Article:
Created by
Jarrell, Wadsworth Aikens Sr., American, born 1929
Subject of
Davis, Angela Y., American, born 1944
printing ink on paper
H x W: 37 1/2 × 31 in. (95.3 × 78.7 cm)
"I have given my life to the struggle. My life belongs to the struggle. If I have to lose my life in the struggle, well, then, that’s the way it will have to be." — Angela Davis
Revolutionary is a tribute to political and social activist Angela Davis. The portrait is formed through a complex and dynamic arrangement of color and words. The words were taken from speeches given by Davis for the Soledad Brothers Defense Committee and an interview published in the September 11, 1970, issue of Life magazine. The image was inspired by Dan O’Neil’s photograph, also featured in the magazine.
The letter “B,” repeated throughout the composition, simultaneously represents the word “Bad” and the phrase “Black is beautiful.”
This print depicts Angela Davis, a major figure in the fight for civil rights, in a state of impassioned speech. Davis' face and figure is formed out of strings of brilliantly colored letters, some of which form words. These letters are generated from a central point and radiate outward. The multiple colors and shading of these letters create the planes and contours that make up Davis' face, hair, and upper torso. Viewed from below, she is a monumental figure, head thrust forward, with open mouth. Her right hand, holding a microphone or walkie-talkie, is held up near her mouth. She wears a pink jacket that fastens along the left side. The jacket hem is edged by a red cartridge bandolier.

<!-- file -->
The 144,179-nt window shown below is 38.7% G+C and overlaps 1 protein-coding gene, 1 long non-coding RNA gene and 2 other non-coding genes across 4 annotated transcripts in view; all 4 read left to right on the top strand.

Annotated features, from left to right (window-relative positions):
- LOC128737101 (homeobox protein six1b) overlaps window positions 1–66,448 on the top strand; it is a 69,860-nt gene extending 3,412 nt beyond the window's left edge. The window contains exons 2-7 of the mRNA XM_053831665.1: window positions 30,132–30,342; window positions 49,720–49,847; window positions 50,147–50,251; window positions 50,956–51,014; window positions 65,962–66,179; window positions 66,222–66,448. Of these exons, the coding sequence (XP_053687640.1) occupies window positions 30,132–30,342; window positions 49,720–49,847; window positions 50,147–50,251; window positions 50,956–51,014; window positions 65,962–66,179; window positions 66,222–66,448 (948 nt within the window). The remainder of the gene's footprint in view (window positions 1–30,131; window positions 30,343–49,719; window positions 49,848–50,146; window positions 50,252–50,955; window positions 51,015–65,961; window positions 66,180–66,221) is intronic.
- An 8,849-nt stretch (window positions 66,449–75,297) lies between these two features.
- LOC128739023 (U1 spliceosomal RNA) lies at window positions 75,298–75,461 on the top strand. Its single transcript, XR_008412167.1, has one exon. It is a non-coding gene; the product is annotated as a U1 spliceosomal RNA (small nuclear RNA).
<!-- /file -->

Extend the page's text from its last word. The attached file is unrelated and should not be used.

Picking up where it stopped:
Place made
Howard University, Washington, District of Columbia, United States, North and Central America
Visual Arts
screen prints
Civil rights
Local and regional
Credit Line
Collection of the Smithsonian National Museum of African American History and Culture
Object number
Restrictions & Rights
© Wadsworth Jarrell
Permission required for use. Proper usage is the responsibility of the user.

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